Sew a little round felt disk to the bottom, to keep the flower in shape. If possible, do not glue the flower onto your hat, since the glue may seep through the light fabric. 
sewing the flower onto the hat

Sew the flower onto the hat with cotton, or other natural fibre, thread. If possible, don’t use a polyester blend thread, as over time polyester can cut natural fibres, and you will be left with holes. You could also add a brooch pin to the felt disk, instead of sewing it directly to the hat, so it is removable, in case you want to use the same hat base for multiple embellishments. And then you’re done!

woman wearing a black felt hat with a large flower on it

I don’t have a before picture of this hat on my head, because it was severely unflattering, but here is the after! A giant flower is really what this hat was missing. Mine turned out a lot smaller than I was originally planning for and less pouffy because of the fabric I chose, but I think it works well for the style of the hat. By simply adding some embellishment, this hat is now completely transformed! 

Here are some other ideas for how to refashion a hat with a different look, which might work for you if a giant pompom/flower isn’t really your thing. 

Vogue patterns

From Chapeaux Élégants, 1942

  • Bows. I’ve seen this kind of hat with a giant stiffened bow, upside down bows, bows made out of contrasting fabric or coordinating, ribbon bows, right side up bows or a myriad of smaller bows…the sky really is the limit when it comes to bows. I’d really like to make a giant sculptural bow one of these days!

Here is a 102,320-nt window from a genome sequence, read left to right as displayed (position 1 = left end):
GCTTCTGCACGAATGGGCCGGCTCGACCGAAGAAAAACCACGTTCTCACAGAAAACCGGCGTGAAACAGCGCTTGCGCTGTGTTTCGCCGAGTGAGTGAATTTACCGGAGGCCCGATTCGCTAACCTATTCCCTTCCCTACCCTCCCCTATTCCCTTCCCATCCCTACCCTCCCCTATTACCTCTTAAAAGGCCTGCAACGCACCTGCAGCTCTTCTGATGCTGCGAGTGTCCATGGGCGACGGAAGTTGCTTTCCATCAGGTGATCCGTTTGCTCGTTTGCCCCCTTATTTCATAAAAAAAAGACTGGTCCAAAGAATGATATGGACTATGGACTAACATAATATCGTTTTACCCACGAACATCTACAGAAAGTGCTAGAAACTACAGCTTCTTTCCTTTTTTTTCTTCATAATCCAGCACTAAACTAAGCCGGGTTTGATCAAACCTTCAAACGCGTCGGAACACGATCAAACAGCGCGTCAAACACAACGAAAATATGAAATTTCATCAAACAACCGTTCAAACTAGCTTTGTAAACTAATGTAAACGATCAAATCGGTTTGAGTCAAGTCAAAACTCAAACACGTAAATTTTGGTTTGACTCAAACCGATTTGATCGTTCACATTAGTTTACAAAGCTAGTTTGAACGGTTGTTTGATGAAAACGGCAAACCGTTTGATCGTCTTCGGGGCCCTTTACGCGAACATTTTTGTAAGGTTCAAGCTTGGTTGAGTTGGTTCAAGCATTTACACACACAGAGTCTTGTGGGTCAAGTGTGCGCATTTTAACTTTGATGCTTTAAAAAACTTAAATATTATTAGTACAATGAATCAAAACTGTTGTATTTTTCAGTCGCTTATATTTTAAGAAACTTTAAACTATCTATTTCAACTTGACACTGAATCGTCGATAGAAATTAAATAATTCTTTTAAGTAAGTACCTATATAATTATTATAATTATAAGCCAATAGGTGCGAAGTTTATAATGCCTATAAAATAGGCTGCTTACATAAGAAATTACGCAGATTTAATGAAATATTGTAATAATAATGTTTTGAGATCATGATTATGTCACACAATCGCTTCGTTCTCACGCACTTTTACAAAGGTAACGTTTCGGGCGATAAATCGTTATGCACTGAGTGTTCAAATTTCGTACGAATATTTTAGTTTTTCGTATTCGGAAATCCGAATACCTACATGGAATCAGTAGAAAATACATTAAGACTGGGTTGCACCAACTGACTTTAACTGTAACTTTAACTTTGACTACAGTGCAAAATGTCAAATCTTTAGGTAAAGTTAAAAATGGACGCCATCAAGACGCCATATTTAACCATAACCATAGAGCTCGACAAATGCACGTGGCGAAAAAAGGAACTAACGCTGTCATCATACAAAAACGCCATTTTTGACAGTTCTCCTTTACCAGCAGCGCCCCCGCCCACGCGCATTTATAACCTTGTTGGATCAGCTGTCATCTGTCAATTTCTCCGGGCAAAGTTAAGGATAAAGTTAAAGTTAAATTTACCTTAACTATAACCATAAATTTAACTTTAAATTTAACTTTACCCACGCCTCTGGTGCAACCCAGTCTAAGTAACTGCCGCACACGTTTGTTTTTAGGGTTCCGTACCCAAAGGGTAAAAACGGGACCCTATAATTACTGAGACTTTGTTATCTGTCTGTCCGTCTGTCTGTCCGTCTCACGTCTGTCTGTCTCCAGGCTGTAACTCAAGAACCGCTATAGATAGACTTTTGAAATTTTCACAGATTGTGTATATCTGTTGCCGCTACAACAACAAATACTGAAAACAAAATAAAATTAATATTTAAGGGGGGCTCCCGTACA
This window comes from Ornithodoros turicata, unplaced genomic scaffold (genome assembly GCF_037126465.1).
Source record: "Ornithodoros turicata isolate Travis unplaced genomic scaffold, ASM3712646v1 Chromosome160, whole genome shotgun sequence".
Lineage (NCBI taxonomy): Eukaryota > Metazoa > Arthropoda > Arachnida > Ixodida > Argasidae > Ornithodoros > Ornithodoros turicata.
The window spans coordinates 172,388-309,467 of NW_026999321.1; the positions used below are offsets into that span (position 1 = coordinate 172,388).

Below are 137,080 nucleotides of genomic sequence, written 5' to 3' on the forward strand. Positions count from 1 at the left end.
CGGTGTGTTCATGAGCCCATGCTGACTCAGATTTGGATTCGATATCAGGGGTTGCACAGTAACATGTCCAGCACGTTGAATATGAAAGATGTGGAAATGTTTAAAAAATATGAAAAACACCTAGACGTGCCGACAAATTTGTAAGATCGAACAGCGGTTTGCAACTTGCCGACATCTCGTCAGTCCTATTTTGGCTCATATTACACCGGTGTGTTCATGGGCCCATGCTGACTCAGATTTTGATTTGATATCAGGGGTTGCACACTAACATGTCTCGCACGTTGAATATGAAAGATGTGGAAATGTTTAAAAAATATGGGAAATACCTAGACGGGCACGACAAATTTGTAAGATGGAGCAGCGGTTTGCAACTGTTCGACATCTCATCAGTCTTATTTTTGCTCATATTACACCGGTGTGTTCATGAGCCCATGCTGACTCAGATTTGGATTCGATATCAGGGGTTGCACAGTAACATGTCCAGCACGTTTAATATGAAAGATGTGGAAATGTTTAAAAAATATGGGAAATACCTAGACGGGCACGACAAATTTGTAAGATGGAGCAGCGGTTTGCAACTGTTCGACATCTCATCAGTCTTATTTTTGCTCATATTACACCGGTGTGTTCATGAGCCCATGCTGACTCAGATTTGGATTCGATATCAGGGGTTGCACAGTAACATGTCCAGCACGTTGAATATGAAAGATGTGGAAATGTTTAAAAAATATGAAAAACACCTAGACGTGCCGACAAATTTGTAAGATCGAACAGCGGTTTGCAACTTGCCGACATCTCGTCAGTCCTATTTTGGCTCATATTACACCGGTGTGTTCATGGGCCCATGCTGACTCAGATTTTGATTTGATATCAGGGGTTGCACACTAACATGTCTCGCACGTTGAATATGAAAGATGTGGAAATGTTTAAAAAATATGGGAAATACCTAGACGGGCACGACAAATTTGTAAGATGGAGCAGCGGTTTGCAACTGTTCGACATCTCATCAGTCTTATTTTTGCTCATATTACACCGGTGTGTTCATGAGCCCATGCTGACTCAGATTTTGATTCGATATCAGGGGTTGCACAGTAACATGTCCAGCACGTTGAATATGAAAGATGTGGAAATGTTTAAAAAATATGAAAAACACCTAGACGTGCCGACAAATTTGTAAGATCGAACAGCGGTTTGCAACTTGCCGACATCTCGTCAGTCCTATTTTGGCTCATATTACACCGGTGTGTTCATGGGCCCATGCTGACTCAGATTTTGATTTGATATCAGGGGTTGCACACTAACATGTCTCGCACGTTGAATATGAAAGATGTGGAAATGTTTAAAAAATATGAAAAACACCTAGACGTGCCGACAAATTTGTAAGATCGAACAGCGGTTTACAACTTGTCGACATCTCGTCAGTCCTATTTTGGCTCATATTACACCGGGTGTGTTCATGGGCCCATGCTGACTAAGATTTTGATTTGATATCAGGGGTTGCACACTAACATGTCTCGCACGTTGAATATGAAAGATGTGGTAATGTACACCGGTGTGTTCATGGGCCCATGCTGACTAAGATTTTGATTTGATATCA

• Loops and twists made out of wool, or sculptural ribbons. This is a really simple, yet architectural embellishment. I’ve also seen where the wool is looped back onto itself in all sorts of different shapes. This is a much simpler hat decoration, but one with a lot of impact. If you can find a similar colour of fabric, or a contrasting colour, this is a very easy embellishment to create.

Sears Catalogue 1947/48

  • Feathers. You can use smaller feathers, or even large curled ones. I have a pheasant feather that I want to steam into a curled shape and attach to a hat, but I haven’t got a hat yet to put it on!

  • A cluster of artificial flowers. You could either group purchased flowers, or make your own ribbon or fabric flowers. I’ve seen so many different types of flowers on hats, it all depends on what you plan to wear the hat with.

If you’re looking for some hat inspiration, here are my favourite places to look:

  • Online vintage shops. This is a great place to look for true vintage inspiration.
  • Pictures of the Royal Family, the Duchess of Cambridge in particular, who are often seen sporting beautiful hats.
  • Allport Millinery is an Australian milliner with such amazing hats- her website is just full of gorgeous pieces.
  • A new-to-me designer, Rachel Trevor-Morgan Millinery, who I stumbled across while browsing on Pinterest.
  • Of course, we can’t forget Philip Treacy, where I got my original inspiration from.
  • And if you’d like to see more “hatspiration”, I’ve created a Pinterest board of the lovely hats I come across while browsing!

woman wearing a black wool skirt, leopard print sweater and a black hat with a veil and flower on the top

I love how this hat turned out; I’ve styled it in many ways over the past few years. This outfit I paired it with is one that definitely has a Classic vibe to it, rather than overtly vintage, but I’ve worn the same hat here and here before. It’s quite a versatile accessory! 

I hope this has inspired you to look at the garments and accessories you have, with an eye towards how to make them work for you. Maybe it will inspire you to pick up that ugly hat or other item you would usually pass up in the thrift store, and refashion it to become your new favourite piece. Maybe all it needs, like this hat, is a new embellishment!

woman twirling outside

woman walking away outside wearing a skirt, sweater and hat